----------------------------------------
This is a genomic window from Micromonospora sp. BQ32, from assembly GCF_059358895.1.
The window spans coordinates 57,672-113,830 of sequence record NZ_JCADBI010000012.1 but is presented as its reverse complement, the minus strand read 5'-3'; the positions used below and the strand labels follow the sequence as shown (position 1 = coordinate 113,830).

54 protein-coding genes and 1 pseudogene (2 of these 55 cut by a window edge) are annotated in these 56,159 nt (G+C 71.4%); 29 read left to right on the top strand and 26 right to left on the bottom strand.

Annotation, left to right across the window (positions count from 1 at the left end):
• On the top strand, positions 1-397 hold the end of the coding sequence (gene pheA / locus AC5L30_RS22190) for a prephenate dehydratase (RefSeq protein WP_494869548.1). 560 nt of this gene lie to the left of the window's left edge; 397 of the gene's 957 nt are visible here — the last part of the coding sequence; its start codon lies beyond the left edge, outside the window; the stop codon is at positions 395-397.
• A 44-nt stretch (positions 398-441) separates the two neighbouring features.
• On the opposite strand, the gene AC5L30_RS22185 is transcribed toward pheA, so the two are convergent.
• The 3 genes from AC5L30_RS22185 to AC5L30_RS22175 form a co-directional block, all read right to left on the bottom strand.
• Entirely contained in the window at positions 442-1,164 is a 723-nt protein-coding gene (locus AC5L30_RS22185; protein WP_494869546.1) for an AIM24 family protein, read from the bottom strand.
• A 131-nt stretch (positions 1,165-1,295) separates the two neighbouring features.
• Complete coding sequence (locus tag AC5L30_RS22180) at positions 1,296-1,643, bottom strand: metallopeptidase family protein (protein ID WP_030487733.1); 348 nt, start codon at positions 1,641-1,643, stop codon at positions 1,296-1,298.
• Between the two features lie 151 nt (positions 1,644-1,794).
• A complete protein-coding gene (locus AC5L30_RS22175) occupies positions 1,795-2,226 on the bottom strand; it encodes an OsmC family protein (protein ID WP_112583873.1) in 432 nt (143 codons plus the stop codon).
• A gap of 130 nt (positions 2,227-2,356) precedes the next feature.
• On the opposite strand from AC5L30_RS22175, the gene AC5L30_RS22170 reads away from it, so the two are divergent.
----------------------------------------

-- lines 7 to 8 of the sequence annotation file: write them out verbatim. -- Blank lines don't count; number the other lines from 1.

• On the opposite strand, the gene AC5L30_RS22185 is transcribed toward pheA, so the two are convergent.
• The 3 genes from AC5L30_RS22185 to AC5L30_RS22175 form a co-directional block, all read right to left on the bottom strand.